Nuclear Policy and the Phoenix Coyotes

These topics are linked as two of the many interests of Jim Balsillie, RIM Co-CEO and philanthropist.


He founded the Centre for International Governance Innovation (CIGI) by contributing substantial startup funding followed by another large donation by RIM’s other Co-CEO, Mike Lazaridis.  The Federal and Ontario governments have also granted significant funds as have other organizations and individuals. 


CIGI is a think tank with the overall objective of improving governance by several means and their web site highlights their many interests and activities


The relevance of GIGI to the topic of this blog is the Nuclear Energy Futures Project, quoting from their website. “CIGI’s Nuclear Energy Futures Project is being conducted in partnership with the Canadian Centre for Treaty Compliance (CCTC) at the Norman Paterson School of International Affairs, Carleton University, Ottawa. The aim of the project is to investigate the implications of the so-called renaissance for nuclear safety, security and nonproliferation over the coming two decades and to make recommendations for consideration by the international community.”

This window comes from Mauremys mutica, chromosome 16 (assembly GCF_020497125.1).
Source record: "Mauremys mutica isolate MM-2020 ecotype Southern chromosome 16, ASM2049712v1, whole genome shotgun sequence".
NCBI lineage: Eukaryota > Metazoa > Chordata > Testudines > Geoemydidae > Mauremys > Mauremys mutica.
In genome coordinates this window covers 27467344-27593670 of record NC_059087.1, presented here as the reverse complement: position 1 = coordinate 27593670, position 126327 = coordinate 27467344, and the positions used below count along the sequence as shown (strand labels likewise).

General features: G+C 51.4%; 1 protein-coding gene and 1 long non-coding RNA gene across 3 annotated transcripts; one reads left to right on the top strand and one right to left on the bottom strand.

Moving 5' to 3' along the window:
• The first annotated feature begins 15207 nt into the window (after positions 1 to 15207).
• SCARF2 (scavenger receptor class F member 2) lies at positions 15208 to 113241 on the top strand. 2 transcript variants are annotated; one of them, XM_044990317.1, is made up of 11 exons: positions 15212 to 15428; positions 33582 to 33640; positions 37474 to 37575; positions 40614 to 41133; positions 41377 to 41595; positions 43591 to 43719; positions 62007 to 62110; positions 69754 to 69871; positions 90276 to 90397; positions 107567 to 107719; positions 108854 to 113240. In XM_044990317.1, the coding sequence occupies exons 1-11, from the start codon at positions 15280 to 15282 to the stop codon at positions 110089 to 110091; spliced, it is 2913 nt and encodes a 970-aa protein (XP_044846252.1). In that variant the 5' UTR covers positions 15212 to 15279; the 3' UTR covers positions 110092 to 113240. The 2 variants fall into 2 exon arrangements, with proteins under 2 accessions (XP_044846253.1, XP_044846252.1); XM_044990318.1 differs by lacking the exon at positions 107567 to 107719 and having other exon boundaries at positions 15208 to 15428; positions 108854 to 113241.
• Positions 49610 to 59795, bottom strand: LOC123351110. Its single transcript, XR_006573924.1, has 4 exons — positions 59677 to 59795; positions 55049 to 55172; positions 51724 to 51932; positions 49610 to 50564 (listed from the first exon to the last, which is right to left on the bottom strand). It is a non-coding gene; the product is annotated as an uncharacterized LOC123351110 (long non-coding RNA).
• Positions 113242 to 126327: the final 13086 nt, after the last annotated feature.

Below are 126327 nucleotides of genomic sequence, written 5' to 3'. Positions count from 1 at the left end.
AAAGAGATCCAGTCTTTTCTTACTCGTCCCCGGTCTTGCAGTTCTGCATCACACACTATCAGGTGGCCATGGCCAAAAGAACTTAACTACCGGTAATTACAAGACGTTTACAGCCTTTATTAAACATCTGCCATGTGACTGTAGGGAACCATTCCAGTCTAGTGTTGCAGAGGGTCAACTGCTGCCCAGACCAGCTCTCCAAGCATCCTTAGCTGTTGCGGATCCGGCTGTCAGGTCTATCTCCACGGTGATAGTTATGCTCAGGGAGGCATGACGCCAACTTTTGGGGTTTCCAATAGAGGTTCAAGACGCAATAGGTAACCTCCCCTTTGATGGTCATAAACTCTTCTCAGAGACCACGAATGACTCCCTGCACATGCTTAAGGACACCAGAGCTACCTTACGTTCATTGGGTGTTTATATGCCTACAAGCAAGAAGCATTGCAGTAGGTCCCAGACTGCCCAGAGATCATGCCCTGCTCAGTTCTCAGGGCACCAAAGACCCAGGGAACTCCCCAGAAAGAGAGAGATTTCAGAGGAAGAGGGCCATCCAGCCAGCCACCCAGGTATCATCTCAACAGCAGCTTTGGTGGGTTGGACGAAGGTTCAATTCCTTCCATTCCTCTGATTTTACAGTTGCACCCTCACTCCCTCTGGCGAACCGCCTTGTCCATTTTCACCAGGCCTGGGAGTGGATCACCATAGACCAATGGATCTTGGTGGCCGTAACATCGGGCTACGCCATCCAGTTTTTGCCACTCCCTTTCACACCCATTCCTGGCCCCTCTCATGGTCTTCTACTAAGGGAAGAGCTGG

The project is directed by Louise Fréchette, a former deputy secretary-general of the United Nations, who has had a long involvement in matters nuclear.


The Nuclear Futures Project has already produced some 8 reports. Ken Dormuth and I wrote the one on enrichment and so I have some bias. Be that as it may, I believe that the CIGI reports have already had an impact on the formation of Canadian nuclear policy and that they have influenced decision makers.  However, I’ve not seen any sign of discussion of CIGI’s work among the usual players in the nuclear industry. It deserves more attention than it has received.


The latest report in the CIGI series “Canadian Nuclear Industry Status and Prospects” ought to be interesting for readers of this blog.


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